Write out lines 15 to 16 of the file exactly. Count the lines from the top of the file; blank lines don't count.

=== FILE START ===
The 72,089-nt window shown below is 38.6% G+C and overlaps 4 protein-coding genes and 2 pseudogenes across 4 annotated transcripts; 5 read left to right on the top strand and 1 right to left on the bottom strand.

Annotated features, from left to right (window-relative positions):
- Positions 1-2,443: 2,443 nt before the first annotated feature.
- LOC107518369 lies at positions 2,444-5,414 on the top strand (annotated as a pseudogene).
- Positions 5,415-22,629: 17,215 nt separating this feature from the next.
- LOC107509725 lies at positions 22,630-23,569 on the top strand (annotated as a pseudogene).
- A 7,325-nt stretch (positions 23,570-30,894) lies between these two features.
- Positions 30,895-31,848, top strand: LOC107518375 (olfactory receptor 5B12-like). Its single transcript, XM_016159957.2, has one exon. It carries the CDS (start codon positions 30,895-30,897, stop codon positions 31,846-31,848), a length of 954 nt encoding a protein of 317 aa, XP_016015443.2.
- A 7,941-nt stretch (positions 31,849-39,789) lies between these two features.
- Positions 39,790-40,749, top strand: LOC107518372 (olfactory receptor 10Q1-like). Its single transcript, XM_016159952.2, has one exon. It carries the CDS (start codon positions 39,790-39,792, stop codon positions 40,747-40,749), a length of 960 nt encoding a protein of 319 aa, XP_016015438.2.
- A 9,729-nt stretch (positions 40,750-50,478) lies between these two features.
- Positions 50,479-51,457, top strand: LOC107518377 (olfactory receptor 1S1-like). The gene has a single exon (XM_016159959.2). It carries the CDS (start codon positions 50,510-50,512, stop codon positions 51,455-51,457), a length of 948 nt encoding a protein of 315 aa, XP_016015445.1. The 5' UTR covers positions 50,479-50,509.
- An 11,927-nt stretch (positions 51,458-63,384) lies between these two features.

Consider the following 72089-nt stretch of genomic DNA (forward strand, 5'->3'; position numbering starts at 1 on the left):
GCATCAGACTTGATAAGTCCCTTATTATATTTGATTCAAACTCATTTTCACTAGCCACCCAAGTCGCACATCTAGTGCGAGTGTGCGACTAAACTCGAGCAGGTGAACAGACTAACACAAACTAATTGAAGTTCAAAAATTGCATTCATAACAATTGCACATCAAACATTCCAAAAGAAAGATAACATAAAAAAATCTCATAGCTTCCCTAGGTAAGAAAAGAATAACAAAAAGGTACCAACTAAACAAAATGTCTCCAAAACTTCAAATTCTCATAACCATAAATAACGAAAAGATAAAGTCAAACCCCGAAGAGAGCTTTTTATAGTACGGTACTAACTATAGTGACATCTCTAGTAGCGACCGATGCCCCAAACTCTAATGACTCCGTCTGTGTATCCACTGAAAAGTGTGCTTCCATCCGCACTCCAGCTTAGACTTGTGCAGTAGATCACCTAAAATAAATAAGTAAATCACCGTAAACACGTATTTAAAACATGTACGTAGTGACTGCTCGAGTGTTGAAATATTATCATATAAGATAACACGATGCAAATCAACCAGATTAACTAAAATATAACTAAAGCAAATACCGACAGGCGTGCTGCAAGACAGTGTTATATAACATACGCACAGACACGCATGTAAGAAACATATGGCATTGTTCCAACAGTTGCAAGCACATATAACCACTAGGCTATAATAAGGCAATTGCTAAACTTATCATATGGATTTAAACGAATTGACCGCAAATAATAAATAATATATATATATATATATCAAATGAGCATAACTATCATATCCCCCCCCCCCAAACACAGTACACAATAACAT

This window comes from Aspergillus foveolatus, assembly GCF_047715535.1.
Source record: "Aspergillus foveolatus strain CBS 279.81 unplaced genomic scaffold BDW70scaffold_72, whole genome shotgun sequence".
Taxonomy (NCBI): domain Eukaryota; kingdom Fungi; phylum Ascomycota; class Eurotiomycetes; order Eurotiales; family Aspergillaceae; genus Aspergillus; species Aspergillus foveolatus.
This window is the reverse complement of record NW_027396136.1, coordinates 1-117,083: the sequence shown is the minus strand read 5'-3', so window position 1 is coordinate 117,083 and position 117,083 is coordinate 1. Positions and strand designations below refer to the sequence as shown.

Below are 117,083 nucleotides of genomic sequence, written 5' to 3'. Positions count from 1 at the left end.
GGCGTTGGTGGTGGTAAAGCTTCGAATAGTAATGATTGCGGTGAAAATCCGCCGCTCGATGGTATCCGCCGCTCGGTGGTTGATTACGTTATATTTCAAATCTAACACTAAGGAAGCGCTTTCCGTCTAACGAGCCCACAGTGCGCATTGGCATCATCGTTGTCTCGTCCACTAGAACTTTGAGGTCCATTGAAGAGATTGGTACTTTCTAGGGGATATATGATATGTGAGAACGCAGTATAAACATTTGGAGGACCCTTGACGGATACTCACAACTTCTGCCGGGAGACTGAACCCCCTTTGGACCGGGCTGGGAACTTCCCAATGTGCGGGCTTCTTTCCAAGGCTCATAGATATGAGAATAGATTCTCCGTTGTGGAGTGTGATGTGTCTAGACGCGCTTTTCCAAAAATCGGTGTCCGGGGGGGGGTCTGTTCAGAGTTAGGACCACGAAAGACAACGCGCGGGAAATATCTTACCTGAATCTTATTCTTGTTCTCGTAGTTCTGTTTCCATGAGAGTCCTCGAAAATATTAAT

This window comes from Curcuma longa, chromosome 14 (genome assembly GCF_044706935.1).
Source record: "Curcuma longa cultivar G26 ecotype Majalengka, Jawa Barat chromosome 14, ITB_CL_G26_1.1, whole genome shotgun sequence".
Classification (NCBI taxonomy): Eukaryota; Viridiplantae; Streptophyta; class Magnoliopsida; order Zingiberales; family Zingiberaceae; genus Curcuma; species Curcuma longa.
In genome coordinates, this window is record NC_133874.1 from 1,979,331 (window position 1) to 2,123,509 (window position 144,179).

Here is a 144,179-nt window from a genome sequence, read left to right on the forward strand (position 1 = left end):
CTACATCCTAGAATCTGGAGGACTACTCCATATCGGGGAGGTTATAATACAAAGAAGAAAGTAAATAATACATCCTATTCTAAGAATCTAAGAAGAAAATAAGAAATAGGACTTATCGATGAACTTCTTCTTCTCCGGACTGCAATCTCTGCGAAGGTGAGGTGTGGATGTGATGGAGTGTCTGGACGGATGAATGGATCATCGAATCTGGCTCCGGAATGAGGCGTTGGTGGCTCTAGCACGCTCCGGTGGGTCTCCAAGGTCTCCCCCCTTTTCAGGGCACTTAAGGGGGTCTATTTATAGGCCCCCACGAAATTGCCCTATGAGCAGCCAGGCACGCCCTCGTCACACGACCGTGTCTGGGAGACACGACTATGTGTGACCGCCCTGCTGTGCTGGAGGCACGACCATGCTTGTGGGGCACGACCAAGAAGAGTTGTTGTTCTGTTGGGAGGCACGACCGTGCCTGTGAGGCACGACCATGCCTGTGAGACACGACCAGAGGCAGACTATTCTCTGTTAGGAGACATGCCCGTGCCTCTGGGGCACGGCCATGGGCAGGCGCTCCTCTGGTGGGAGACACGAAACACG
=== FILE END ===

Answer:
GCATCAGACTTGATAAGTCCCTTATTATATTTGATTCAAACTCATTTTCACTAGCCACCCAAGTCGCACATCTAGTGCGAGTGTGCGACTAAACTCGAGCAGGTGAACAGACTAACACAAACTAATTGAAGTTCAAAAATTGCATTCATAACAATTGCACATCAAACATTCCAAAAGAAAGATAACATAAAAAAATCTCATAGCTTCCCTAGGTAAGAAAAGAATAACAAAAAGGTACCAACTAAACAAAATGTCTCCAAAACTTCAAATTCTCATAACCATAAATAACGAAAAGATAAAGTCAAACCCCGAAGAGAGCTTTTTATAGTACGGTACTAACTATAGTGACATCTCTAGTAGCGACCGATGCCCCAAACTCTAATGACTCCGTCTGTGTATCCACTGAAAAGTGTGCTTCCATCCGCACTCCAGCTTAGACTTGTGCAGTAGATCACCTAAAATAAATAAGTAAATCACCGTAAACACGTATTTAAAACATGTACGTAGTGACTGCTCGAGTGTTGAAATATTATCATATAAGATAACACGATGCAAATCAACCAGATTAACTAAAATATAACTAAAGCAAATACCGACAGGCGTGCTGCAAGACAGTGTTATATAACATACGCACAGACACGCATGTAAGAAACATATGGCATTGTTCCAACAGTTGCAAGCACATATAACCACTAGGCTATAATAAGGCAATTGCTAAACTTATCATATGGATTTAAACGAATTGACCGCAAATAATAAATAATATATATATATATATATCAAATGAGCATAACTATCATATCCCCCCCCCCCAAACACAGTACACAATAACAT

This window comes from Aspergillus foveolatus, assembly GCF_047715535.1.